The prosecution has rested its case in the Oscar Pistorius murder trial and the court is adjourned until Friday, NBC News reported.
Earlier Tuesday, Pistorius' chief lawyer sought to show that the athlete had a loving relationship with the girlfriend he killed, referring to telephone messages in which they exchanged warm compliments and said they missed each other.
The testimony contrasted with several messages read out in court at the request of the prosecution a day earlier in which Pistorius and Reeva Steenkamp argued in the weeks before he fatally shot her. In those messages, Steenkamp told the double-amputee runner that she was sometimes scared by his behavior, which included jealous outbursts in front of other people.
Defense lawyer Barry Roux noted that the tense messages amounted to a tiny fraction of the roughly 1,700 messages that police Capt. Francois Moller, a cellular telephone expert, extracted from the mobile devices of the couple. Roux noted a Jan. 19 exchange in which Reeva sent Pistorius a photo of herself in a hoodie and making a kissing face, followed by the message: "You like it?"
"I love it," Pistorius said, according to the message.
"So warm," Steenkamp responded.
Roux was also granted permission to show CCTV video, earlier broadcast by Sky News, that showed Pistorius and Steenkamp kissing in a convenience store. And he asked Moller to read out a Jan. 9 message from the model to her athlete boyfriend. It read:
"You are a very special person. You deserve to be looked after."
Chief prosecutor Gerrie Nel questioned the relevance of showing the convenience store video, saying he could ask for a courtroom viewing of another video, also broadcast by Sky News, that shows Pistorius at a gun range, firing a shotgun and using a pistol to shoot a watermelon, which bursts on impact.
Nel also said that many messages of affection between the couple were brief, in contrast to the texted arguments, which were far longer and dwelled on their relationship in greater depth.
Earlier, Moller said Steenkamp connected to the Internet on her cellular telephone hours before Oscar Pistorius killed her. She made the connection just before 9 p.m. on Feb. 13, 2013, and the connection lasted for more than 11 hours, possibly because social media programs were still open. Pistorius fatally shot her shortly after 3 a.m. through a closed toilet door in his home.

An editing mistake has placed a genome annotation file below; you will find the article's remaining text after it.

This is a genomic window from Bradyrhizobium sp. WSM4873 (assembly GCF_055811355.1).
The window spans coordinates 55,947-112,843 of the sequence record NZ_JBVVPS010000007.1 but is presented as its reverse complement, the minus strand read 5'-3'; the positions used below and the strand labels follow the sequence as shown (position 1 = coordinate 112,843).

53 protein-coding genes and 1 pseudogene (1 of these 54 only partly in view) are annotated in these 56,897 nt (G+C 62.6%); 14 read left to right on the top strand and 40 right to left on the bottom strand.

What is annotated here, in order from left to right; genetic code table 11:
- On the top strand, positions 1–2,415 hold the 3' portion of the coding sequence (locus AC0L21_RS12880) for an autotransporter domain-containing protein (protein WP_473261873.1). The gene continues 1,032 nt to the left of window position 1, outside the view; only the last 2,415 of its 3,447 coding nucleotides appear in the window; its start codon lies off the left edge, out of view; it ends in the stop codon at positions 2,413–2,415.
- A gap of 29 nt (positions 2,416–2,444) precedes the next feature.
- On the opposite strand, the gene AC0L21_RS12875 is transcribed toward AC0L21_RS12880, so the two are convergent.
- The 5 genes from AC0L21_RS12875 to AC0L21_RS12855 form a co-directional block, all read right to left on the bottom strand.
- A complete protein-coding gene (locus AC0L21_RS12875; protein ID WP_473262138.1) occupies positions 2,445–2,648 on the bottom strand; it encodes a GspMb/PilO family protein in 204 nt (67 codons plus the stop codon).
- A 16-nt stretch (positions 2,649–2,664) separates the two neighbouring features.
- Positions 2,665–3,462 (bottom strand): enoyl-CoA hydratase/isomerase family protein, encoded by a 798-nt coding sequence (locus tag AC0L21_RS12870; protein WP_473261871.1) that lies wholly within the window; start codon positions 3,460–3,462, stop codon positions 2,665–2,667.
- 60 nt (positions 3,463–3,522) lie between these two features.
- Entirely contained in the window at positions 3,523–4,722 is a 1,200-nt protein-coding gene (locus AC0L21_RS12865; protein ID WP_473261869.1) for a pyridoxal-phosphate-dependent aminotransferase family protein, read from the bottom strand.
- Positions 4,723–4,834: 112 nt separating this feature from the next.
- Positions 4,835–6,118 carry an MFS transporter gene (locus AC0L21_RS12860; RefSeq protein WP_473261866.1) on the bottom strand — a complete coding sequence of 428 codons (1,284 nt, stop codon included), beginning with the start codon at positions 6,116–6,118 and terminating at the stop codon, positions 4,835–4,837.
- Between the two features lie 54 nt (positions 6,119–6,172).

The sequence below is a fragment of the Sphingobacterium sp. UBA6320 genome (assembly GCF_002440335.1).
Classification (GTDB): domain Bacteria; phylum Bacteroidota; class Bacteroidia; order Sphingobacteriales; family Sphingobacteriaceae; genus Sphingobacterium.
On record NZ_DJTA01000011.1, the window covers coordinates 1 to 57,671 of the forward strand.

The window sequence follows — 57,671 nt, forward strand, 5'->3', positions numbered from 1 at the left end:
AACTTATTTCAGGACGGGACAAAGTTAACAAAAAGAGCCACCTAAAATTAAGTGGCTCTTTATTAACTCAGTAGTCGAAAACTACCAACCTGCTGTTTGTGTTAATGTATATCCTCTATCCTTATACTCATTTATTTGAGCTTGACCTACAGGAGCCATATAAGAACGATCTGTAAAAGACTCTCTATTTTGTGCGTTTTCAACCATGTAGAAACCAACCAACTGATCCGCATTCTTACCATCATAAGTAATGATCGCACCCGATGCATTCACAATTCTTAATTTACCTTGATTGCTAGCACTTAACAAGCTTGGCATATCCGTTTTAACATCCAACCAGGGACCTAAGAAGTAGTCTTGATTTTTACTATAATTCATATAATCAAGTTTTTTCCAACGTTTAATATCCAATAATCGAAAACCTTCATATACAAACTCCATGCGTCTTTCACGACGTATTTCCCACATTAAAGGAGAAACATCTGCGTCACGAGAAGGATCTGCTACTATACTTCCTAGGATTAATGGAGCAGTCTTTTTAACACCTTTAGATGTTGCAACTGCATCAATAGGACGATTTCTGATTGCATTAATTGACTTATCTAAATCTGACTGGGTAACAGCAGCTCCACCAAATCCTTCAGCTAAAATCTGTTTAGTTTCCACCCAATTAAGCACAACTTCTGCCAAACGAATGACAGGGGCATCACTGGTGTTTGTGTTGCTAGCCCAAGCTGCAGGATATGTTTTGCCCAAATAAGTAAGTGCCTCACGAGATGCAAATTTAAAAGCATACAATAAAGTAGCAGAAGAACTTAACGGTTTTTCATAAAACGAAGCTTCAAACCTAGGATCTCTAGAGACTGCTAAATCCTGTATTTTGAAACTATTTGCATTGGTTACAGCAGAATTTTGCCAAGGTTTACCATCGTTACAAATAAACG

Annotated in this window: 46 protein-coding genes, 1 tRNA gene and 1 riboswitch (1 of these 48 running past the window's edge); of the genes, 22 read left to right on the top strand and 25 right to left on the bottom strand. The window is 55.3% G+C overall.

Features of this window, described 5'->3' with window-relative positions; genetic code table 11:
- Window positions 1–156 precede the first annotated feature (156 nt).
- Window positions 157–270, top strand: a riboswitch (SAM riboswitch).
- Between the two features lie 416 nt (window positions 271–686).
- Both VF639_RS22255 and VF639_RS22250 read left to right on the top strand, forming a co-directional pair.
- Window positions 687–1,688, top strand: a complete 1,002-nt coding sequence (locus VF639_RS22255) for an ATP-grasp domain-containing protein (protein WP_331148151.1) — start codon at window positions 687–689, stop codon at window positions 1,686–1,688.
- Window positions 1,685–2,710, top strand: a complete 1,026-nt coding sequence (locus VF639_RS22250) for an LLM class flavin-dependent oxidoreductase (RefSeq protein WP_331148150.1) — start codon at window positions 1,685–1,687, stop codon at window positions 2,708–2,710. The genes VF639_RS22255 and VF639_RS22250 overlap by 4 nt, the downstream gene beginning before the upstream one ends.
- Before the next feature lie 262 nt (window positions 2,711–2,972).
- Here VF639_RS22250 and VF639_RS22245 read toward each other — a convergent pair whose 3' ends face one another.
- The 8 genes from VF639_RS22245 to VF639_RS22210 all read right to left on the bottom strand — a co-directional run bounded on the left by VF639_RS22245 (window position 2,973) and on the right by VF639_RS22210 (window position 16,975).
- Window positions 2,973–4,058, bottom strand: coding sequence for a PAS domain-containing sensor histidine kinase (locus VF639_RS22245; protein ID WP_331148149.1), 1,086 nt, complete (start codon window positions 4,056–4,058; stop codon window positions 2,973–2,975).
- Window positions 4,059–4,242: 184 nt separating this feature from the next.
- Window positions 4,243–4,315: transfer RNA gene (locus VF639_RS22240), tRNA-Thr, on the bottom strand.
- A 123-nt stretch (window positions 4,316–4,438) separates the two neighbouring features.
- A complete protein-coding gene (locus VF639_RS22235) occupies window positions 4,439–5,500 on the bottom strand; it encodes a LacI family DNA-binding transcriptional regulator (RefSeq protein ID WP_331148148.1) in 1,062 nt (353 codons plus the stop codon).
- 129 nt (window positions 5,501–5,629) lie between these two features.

"If an application is not closed, it will carry on running," Moller said.
Pistorius fatally shot Steenkamp in his home the early hours of Valentine's Day, and Moller's extraction of data also shed light on what appeared to be a frantic series of phone calls made from one of Pistorius' cellular telephones after the killing. They include a call to the administrator of the housing estate where Pistorius lived at 3:19 a.m. on Feb. 14, a call a minute later to an ambulance service and a call a minute after that to the housing estate security.
The phone that was used for those and other calls was only handed over to police 11 days later, Moller said.
Police analysis also showed that a five-minute Internet connection was made on Pistorius' telephone from 1:48 a.m. on Feb. 14, a little over an hour before he killed Steenkamp. Moller did not specify whether the connection was manual or automatic.
Moller said he received as evidence two BlackBerry phones, two iPhones, two iPads and a Mac computer from Pistorius' house the day after Steenkamp was shot to death.
Prosecutors allege Pistorius killed Steenkamp after an argument. Pistorius says he killed her by accident, mistaking her for an intruder in his house.